Design Patterns For Debugging - Online Article


In this final chapter, we discuss the yin-yang motivations for employing bug patterns when designing a program: maximizing static checking use and minimizing error introduction.

Now that we've taken a trip through some of the most common bug patterns and have seen how to deal with them, we're in the enviable position of asking this question: "What are the implications of bug patterns on program design?"

The extreme programming practice of writing tests in tandem with writing code has several major ramifications on design. We have also demonstrated how the causes of the most common bugs can be eliminated by taking several preventative programming measures, but these measures have been largely below the level of design.

Considering these preventative measures as a whole, we can formulate a guiding set of design principles to avoid these bugs and many like them. In fact, a prudent application of some of the most popular design patterns can help to eliminate occurrences of many bug patterns.

After reviewing the preventative programming measures discussed in previous chapters, we can see that there are two primary motivations behind them:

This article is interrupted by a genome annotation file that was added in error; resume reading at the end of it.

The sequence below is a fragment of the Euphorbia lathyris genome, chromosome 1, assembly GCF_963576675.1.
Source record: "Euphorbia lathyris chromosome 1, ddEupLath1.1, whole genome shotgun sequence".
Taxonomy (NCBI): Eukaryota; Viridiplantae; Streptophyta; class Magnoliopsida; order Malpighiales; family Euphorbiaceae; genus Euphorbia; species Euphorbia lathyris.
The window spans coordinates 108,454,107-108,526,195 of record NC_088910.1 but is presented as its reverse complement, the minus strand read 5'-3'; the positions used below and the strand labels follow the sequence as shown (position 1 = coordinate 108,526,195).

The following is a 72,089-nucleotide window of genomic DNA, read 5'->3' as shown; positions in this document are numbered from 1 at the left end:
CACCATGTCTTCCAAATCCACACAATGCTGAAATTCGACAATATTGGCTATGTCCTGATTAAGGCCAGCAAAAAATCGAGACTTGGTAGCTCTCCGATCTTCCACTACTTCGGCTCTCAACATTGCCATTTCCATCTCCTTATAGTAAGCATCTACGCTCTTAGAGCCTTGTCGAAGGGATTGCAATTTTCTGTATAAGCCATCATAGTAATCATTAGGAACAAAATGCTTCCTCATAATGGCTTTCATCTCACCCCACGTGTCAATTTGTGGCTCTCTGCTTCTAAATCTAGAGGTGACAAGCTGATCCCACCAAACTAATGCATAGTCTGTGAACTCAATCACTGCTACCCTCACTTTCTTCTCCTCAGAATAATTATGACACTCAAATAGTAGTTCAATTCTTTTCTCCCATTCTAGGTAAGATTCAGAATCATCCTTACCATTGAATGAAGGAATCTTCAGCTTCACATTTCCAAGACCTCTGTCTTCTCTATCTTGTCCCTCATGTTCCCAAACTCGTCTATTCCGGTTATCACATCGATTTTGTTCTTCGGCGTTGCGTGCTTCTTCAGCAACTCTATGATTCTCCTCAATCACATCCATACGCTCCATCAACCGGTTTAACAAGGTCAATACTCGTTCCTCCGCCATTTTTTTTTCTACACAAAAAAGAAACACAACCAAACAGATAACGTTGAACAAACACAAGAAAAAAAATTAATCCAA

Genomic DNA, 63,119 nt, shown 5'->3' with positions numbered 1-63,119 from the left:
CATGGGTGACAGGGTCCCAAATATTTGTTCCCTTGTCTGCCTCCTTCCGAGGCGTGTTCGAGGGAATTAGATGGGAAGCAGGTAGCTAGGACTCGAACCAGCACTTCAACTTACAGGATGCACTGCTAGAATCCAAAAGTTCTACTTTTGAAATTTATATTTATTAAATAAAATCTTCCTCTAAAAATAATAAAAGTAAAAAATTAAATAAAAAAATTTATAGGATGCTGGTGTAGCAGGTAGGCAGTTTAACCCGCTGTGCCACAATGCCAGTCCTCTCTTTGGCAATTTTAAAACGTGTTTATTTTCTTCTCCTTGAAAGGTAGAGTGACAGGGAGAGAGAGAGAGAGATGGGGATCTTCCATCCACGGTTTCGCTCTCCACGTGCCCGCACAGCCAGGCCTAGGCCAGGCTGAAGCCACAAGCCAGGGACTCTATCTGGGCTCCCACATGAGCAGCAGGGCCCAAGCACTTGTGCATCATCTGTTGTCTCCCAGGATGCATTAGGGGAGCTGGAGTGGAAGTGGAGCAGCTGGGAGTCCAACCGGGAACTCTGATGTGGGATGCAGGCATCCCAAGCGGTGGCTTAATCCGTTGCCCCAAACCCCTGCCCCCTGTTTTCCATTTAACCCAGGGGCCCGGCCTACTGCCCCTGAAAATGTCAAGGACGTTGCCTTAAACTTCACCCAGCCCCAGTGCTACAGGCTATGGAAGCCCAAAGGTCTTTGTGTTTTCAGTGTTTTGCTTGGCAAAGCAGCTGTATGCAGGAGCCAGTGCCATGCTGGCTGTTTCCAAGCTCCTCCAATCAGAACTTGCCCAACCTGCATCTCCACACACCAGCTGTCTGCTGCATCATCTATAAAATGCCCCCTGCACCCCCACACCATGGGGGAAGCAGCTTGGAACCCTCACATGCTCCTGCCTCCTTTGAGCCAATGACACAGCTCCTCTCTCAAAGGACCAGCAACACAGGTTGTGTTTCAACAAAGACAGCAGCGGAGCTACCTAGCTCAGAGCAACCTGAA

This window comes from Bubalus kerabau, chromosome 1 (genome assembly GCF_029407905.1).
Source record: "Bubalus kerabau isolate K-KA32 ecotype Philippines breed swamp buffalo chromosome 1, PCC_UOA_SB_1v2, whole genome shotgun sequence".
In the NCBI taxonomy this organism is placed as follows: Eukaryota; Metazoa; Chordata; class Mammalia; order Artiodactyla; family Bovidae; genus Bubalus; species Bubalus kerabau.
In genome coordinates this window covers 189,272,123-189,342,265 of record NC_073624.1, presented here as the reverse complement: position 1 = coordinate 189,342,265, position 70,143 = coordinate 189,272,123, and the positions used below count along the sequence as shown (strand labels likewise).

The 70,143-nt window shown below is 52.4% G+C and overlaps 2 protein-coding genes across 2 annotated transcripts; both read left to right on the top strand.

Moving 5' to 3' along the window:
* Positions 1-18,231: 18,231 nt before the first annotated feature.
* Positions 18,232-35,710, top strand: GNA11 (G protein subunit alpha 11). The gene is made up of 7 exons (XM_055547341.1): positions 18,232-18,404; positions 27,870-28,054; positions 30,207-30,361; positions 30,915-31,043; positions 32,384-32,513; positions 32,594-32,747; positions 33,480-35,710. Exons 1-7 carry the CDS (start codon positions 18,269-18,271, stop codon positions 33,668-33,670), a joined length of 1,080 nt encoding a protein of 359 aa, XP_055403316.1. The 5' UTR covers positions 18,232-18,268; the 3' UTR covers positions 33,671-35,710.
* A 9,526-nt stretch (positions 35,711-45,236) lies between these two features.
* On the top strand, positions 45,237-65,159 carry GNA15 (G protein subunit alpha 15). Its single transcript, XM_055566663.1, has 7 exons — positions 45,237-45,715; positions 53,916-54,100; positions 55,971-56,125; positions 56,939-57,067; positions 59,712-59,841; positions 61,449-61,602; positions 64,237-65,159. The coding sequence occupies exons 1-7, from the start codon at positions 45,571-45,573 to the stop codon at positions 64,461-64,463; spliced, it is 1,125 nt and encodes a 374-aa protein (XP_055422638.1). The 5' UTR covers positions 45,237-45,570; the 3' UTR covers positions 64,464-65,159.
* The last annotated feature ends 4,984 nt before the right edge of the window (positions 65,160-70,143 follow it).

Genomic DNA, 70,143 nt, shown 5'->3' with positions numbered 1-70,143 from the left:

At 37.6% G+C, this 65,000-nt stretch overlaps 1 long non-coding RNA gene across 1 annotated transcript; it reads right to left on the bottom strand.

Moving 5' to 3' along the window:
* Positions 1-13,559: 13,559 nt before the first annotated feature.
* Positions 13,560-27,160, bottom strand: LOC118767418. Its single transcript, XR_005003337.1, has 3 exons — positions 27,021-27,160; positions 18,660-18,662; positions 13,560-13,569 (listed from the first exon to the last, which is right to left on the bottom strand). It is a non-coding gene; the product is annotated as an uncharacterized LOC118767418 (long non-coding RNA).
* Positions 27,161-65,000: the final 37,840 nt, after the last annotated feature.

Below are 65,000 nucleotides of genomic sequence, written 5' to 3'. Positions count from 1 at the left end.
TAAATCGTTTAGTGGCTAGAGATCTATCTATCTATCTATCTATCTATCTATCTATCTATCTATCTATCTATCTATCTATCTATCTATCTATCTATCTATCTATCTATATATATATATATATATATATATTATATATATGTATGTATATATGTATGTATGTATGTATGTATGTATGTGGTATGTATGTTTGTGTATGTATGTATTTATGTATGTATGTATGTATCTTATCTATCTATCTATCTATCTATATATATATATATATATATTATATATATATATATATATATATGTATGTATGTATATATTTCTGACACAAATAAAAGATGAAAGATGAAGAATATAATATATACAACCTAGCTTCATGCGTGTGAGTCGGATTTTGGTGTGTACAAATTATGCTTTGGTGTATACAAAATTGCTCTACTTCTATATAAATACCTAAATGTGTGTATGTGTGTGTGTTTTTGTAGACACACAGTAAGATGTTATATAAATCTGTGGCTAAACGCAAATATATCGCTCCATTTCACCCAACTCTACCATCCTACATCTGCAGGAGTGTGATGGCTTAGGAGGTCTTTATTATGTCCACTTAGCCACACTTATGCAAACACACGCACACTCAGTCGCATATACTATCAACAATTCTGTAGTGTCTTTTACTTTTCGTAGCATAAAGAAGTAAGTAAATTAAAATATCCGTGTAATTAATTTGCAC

1. To maximize the use of static checking.
  2. To minimize the ways in which errors can be introduced.

These two motivations are sometimes in conflict. Errors can be minimized by keeping a single point of control for each functional aspect of the code, but static type checking doesn't always allow for such single points of control.

Conflicts like these make programming a hard task. As is always the case, resolution of conflicts among sets of principles must be resolved by an assessment of the costs and benefits of each in a given context.

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Shweta Sharma on 2009-03-28 01:36:24 wrote,

@Rajesh Kumar Gupta,
good artical..